On the tape, Tom checked all the boxes: he showed that he was a skilled listener, extremely knowledgeable about education, resourceful in the face of scarce resources, and articulate about his district’s needs. But what I remember most about Tom was his display of decency, kindness, and caring. He cared passionately about kids. About his colleagues. About doing his job with integrity. And he cared deeply about his family. Of course, skills and knowledge matter. But Tom illuminated in his actions the oft-forgotten bedrock of successful leadership: caring matters most.
My deepest condolence to Tom’s loving wife, Ellen, and to his family.
I first met Tom about fifty-six years ago, when we were both doctoral students. It was the mid-sixties: everyone was crazy, but Tom was calm. My wife and I last saw him and his wife Ellen when we spent what turned out to be a farewell week-end with them in Boston about eight years ago. Even though he was beginning to fail, his essential kindness and caring never left him. And Ellen's commitment to him and to their family was, and remains, a model.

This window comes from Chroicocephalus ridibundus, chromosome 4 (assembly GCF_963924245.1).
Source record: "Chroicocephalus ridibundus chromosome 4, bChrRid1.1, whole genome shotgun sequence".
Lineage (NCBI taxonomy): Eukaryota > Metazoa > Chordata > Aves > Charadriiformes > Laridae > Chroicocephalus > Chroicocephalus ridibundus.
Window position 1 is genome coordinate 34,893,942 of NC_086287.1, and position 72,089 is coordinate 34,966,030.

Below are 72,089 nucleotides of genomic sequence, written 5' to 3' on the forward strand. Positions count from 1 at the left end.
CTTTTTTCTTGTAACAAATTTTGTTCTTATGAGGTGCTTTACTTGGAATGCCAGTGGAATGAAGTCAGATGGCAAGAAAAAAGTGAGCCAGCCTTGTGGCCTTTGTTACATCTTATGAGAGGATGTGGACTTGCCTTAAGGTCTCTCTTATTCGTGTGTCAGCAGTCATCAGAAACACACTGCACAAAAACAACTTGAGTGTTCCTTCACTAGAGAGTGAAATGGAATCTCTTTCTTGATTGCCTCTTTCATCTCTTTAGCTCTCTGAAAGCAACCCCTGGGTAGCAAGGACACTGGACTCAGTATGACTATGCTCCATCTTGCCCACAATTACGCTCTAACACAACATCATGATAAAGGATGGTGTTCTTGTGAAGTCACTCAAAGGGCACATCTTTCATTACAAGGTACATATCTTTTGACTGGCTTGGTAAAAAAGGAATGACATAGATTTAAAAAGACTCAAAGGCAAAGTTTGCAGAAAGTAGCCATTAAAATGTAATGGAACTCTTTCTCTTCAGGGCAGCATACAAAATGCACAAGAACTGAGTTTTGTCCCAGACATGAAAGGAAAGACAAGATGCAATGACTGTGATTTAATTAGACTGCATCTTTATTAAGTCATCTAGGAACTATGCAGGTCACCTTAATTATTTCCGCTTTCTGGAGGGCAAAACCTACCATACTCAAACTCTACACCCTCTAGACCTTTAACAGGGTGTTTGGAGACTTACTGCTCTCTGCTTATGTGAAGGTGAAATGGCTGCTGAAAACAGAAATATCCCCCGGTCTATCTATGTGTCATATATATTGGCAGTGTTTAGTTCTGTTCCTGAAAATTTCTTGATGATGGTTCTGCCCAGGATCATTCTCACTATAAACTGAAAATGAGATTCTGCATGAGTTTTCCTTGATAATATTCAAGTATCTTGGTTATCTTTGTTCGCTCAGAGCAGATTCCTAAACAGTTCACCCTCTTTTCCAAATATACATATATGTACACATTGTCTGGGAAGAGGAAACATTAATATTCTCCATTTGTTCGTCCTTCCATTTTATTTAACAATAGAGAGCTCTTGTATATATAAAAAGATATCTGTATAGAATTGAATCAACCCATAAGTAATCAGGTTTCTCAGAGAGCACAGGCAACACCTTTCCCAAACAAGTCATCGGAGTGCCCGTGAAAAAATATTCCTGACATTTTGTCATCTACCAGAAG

I remember staying with them for a night when they were living in New Orleans; ditto San Diego. But my most powerful memory was of their visit to our home in Pittsfield in the early eighties, accompanied by mother and mother-in-law:they were on the way to Williams College, his alma mater, where he received an honorary degree. The Payzants may have moved from city to city ... almost like a military family ... but always with their loved ones, and always leaving a city in better shape than when they had arrived.
I could go on; suffice it to say that I am very sad. And my admiration for Ellen is as strong as it was when we first met.
Dear Ellen, Gigi, and the whole Payzant family.
I was so sorry to read of Tom's passing and am sending you all condolences and love from San Diego. I still have happy memories of Tom's support for community involvement in education systems and planning when he was in San Diego. I still believe he was the best Superintendent ever at San Diego Unified School District. He cared. And he showed that care in his decision-making. And I hope you carry tons of incredible memories about him. He was quite a special person and leader.
I wrote a synopsis of all of the many national education reform studies, written in the 1980s. Tom knew that I felt that the most important of all them was the 1986 A Nation Prepared: Teachers for the 21st Century. He saw to it that I was present for the official unveiling of that monumental report, to which he was he was a major contributor, at the Hotel del Coronado.